Wednesday, 8 October 2014


Sometimes my memory goes way back to a time that even I don't understand why , I simply remember things on a day to day basis that inspired me to play the game of tennis. I remember scores that are over 30 years old and I recall matches where I can still visualize certain points that inspired me to hit on my garage wall for hours.
 It is no secret that both Mats Wilander and Bjorn Borg of Sweden were my biggest inspiration.The small Scandinavian Country produced many more champions and their style of play was one I did my best to emulate.  Here's another story that I have never forgotten that may go down in history as one of the great title wins of all time.
The 1983 Australian Open at Kooyong was played on grass, a surface that reigning French Open Champion Mats Wilander knew very little about. He knew however that his famous countryman Borg could back up victory at the French Open on clay with victory on grass at Wimbledon. It is possibly one of the most difficult transitions in tennis but Wilander saw his chance.
The Australian Open of '83 saw just 80 players in the Men's Draw that also saw the top 16 seeds receive a first round bye, obviously due to the numbers. It wasn't to say that it was not a strong draw however as Lendl, McEnroe, Mayotte and Teltscher all showed as did two former champions Vitas Gerulaitis and Johan Kriek. The surface of '83 was not one for the baseliners , it was tailor made for a player of McEnroe's serving and volleying expertise. Keeping the points short was the key to victory or so the form guide said.
Mats Wilander was only 18 years of age and after a fourth round showing at Wimbledon in '82 this was only his second Grand Slam entry on the turf . Seeded 3 the Swede took on big serving American Ben Testerman in the second round . Testerman had a game to bother most players especially on grass and lead Wilander two sets to one before Mats came back to win 6-2 in the fifth.
The third round saw Wilander up against Roscoe Tanner, a former Wimbledon finalist and top ten player with arguably the biggest serve of his time. Wilander won in four and then took on Australian Paul McNamee in the round of 16. A year earlier McNamee lost 5-7 in the fifth set of his semi final against eventual champion Johan Kriek of South Africa. From memory he also held match point.
Wilander was beginning to gain some confidence on the grass and beat the Aussie in straight sets and earned the right to play Kriek in the quarter finals.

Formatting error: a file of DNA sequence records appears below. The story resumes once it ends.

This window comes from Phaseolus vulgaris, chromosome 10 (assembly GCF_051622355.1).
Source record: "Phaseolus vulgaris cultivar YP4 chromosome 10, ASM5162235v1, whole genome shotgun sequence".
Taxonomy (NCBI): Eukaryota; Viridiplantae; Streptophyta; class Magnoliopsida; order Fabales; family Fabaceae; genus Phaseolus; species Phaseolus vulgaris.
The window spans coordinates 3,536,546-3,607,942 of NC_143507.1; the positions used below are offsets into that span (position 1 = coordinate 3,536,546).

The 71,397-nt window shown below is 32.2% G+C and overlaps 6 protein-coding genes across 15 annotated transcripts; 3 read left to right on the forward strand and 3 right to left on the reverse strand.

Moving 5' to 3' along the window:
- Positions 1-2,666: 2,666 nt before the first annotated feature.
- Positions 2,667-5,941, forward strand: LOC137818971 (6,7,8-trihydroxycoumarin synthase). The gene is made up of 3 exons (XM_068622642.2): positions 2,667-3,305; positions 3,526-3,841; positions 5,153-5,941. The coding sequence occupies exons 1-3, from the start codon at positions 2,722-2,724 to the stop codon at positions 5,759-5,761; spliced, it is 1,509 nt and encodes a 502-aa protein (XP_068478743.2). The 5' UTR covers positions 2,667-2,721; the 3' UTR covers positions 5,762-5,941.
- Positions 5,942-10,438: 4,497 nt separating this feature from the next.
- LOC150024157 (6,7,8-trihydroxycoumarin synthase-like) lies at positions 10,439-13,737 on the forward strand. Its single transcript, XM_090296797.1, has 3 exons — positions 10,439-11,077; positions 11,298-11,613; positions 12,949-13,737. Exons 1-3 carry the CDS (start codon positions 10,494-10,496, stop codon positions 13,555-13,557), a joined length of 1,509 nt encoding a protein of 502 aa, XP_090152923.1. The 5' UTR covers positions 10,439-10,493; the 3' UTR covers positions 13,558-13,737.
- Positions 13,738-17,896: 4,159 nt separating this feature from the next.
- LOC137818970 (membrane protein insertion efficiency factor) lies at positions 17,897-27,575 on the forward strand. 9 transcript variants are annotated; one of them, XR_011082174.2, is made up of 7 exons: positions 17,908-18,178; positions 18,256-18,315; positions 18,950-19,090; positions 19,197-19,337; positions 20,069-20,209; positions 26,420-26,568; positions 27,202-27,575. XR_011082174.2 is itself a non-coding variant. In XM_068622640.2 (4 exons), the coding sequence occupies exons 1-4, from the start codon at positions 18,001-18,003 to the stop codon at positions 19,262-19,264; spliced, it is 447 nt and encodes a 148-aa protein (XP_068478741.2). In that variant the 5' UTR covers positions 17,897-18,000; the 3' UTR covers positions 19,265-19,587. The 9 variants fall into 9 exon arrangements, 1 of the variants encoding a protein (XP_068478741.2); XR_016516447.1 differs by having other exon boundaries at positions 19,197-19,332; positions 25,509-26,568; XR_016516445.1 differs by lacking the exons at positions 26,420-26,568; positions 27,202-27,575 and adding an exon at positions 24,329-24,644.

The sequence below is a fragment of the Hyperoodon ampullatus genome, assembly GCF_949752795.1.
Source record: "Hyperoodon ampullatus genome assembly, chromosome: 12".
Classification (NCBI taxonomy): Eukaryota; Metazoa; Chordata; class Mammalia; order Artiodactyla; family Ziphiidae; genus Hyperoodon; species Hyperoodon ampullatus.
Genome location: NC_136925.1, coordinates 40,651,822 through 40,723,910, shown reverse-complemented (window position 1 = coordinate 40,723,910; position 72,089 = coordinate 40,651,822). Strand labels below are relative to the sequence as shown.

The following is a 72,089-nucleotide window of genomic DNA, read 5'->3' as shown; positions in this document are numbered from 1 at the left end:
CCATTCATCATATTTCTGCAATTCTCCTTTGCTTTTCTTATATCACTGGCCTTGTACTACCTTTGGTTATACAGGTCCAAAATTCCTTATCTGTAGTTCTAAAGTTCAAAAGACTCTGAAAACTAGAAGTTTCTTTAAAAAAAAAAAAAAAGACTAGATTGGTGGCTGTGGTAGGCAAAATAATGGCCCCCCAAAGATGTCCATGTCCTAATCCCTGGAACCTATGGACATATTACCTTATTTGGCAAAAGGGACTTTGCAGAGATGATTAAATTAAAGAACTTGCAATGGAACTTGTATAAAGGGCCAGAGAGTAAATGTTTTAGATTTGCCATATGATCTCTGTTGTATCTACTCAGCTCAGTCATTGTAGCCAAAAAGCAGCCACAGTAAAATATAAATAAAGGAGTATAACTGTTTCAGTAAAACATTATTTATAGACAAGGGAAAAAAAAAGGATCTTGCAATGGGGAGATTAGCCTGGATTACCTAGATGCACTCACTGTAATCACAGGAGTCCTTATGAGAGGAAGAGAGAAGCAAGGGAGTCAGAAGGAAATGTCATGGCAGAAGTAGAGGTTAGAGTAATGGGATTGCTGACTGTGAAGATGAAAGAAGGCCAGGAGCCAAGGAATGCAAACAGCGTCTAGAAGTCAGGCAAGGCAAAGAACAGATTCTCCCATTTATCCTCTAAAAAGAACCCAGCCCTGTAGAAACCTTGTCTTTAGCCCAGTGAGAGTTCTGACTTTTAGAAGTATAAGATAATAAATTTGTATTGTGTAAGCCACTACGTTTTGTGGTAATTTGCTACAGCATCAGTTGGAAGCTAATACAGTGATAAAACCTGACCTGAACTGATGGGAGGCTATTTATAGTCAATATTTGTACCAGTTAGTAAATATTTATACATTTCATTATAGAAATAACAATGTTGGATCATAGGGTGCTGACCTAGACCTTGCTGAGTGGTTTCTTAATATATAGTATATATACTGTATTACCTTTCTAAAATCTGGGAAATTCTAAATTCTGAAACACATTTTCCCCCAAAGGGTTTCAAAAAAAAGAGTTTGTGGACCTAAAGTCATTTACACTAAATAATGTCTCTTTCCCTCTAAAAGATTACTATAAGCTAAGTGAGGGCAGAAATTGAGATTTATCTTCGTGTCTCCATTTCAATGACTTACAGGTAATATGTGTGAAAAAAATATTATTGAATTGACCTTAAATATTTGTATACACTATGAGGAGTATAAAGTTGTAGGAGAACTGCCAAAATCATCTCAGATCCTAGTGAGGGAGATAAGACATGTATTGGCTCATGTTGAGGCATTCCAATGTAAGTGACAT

Johan Kriek on the turf was a clever player , not a huge serve but a consistent volleyer and he attacked well, hence his tournament victories of the previous two years. Wilander's returning in this match was something that Kriek could not come to terms with and a 6-3, 6-4, 7-6 victory now saw the Swede take on tournament favourite John McEnroe.
 Now this was a match that Mac on paper should have won comfortably, he was a genius on grass and a multiple Wimbledon Champion. I did watch this match, it was rather remarkable as I have never seen a player hit so many passing shots and topspin lobs as Mats did , he was quite simply in the 'zone'. I believe the score was 4-6, 6-3, 6-4, 6-3 and it took the 18 year into the final against World number 1 Ivan Lendl.
Now Lendl had quietly gone about his business on his side of the draw and had a couple of solid wins against quality grass court players, namely Thomas Smid and Tim Mayotte. The latter in fact was a semi finalist at Wimbledon a year earlier and had perhaps one of the best serve and volley games of the early to mid eighties. Lendl however beat Mayotte with ease in his semi  6-1, 7-6, 6-3, the final surely would be a classic.
Neither Lendl or Wilander had any real grass court wins of  significance coming into the Australian Open of 1983 but by the time of the final the grass had been worn to more of a hard court. This was a surface that Lendl felt more at home with.
This match for some reason however failed to live up to any expectations which looking back on was not that unusual for Lendl. The win by Wilander of the score 6-1, 6-4, 6-4 was in fact the fourth time Lendl had been relegated to runner up in a Slam following losses to Borg at the French and Connors twice at the US.
Lendl would eventually overcome his nerves in the majors and picked up a total of eight Grand Slam Championships that commenced in 1984 at the French Open. Wilander picked up a further five major's which gave him a total of seven Grand Slams or eight if you count the 1986 Wimbledon Doubles title with countryman Joakim Nystrom.
Just another moment in tennis history that I perhaps will not cover in my lifetime but I am slowly but surely getting through the ones that inspired me to learn the intricacies of  tennis.
The Australian Open of 1983 was unusual in the way that it was won by a player who defied that surface's more fancied players. Perhaps again it was the mental side of the game that enabled the winner to ignore the bigger name and simply play the ball, something we could all try more often..........

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